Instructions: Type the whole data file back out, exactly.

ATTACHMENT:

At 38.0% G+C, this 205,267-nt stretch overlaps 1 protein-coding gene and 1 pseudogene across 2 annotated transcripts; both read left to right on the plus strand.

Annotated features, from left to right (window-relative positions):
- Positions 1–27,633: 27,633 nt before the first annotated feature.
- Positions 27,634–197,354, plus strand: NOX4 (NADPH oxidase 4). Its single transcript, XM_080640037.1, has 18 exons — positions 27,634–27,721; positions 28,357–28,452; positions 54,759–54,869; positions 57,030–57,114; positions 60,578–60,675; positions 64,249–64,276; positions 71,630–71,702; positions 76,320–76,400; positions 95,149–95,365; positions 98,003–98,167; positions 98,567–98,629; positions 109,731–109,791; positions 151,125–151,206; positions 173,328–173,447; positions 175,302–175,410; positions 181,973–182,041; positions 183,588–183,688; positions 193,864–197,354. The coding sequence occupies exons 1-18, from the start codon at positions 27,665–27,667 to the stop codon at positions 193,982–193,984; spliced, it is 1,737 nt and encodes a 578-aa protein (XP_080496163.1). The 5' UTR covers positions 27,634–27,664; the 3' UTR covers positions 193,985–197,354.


At 38.0% G+C, this 205,267-nt stretch overlaps 1 protein-coding gene and 1 pseudogene across 2 annotated transcripts; both read left to right on the plus strand.

Annotated features, from left to right (window-relative positions):
- Positions 1–27,633: 27,633 nt before the first annotated feature.
- Positions 27,634–197,354, plus strand: NOX4 (NADPH oxidase 4). Its single transcript, XM_080640037.1, has 18 exons — positions 27,634–27,721; positions 28,357–28,452; positions 54,759–54,869; positions 57,030–57,114; positions 60,578–60,675; positions 64,249–64,276; positions 71,630–71,702; positions 76,320–76,400; positions 95,149–95,365; positions 98,003–98,167; positions 98,567–98,629; positions 109,731–109,791; positions 151,125–151,206; positions 173,328–173,447; positions 175,302–175,410; positions 181,973–182,041; positions 183,588–183,688; positions 193,864–197,354. The coding sequence occupies exons 1-18, from the start codon at positions 27,665–27,667 to the stop codon at positions 193,982–193,984; spliced, it is 1,737 nt and encodes a 578-aa protein (XP_080496163.1). The 5' UTR covers positions 27,634–27,664; the 3' UTR covers positions 193,985–197,354.